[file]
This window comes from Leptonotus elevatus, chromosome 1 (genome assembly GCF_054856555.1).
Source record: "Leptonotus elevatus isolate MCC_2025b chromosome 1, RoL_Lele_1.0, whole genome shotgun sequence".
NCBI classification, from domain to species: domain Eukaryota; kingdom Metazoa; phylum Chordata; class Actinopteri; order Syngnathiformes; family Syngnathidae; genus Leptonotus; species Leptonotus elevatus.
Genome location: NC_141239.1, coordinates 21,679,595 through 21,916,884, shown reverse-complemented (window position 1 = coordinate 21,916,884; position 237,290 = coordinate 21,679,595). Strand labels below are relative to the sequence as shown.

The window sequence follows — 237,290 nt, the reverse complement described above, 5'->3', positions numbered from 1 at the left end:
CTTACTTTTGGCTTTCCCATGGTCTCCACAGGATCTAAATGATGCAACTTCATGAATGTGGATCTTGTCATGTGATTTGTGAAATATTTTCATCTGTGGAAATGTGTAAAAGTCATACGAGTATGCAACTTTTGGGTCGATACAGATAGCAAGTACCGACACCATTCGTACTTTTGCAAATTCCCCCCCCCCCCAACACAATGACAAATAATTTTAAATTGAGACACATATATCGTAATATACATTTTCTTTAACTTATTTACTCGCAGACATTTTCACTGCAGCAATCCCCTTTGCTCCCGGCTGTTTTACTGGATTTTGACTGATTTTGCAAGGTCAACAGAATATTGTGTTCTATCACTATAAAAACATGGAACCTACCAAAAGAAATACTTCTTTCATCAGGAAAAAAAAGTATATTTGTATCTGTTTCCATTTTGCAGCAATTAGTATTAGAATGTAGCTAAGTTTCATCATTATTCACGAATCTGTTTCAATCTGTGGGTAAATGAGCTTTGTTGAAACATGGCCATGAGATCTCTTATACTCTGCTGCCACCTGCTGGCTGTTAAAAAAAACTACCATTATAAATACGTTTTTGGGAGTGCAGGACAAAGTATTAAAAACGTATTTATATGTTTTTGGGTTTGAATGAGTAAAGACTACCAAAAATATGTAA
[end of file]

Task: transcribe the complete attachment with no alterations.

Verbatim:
This window comes from Leptonotus elevatus, chromosome 1 (genome assembly GCF_054856555.1).
Source record: "Leptonotus elevatus isolate MCC_2025b chromosome 1, RoL_Lele_1.0, whole genome shotgun sequence".
NCBI classification, from domain to species: domain Eukaryota; kingdom Metazoa; phylum Chordata; class Actinopteri; order Syngnathiformes; family Syngnathidae; genus Leptonotus; species Leptonotus elevatus.
Genome location: NC_141239.1, coordinates 21,679,595 through 21,916,884, shown reverse-complemented (window position 1 = coordinate 21,916,884; position 237,290 = coordinate 21,679,595). Strand labels below are relative to the sequence as shown.

The window sequence follows — 237,290 nt, the reverse complement described above, 5'->3', positions numbered from 1 at the left end:
CTTACTTTTGGCTTTCCCATGGTCTCCACAGGATCTAAATGATGCAACTTCATGAATGTGGATCTTGTCATGTGATTTGTGAAATATTTTCATCTGTGGAAATGTGTAAAAGTCATACGAGTATGCAACTTTTGGGTCGATACAGATAGCAAGTACCGACACCATTCGTACTTTTGCAAATTCCCCCCCCCCCCAACACAATGACAAATAATTTTAAATTGAGACACATATATCGTAATATACATTTTCTTTAACTTATTTACTCGCAGACATTTTCACTGCAGCAATCCCCTTTGCTCCCGGCTGTTTTACTGGATTTTGACTGATTTTGCAAGGTCAACAGAATATTGTGTTCTATCACTATAAAAACATGGAACCTACCAAAAGAAATACTTCTTTCATCAGGAAAAAAAAGTATATTTGTATCTGTTTCCATTTTGCAGCAATTAGTATTAGAATGTAGCTAAGTTTCATCATTATTCACGAATCTGTTTCAATCTGTGGGTAAATGAGCTTTGTTGAAACATGGCCATGAGATCTCTTATACTCTGCTGCCACCTGCTGGCTGTTAAAAAAAACTACCATTATAAATACGTTTTTGGGAGTGCAGGACAAAGTATTAAAAACGTATTTATATGTTTTTGGGTTTGAATGAGTAAAGACTACCAAAAATATGTAA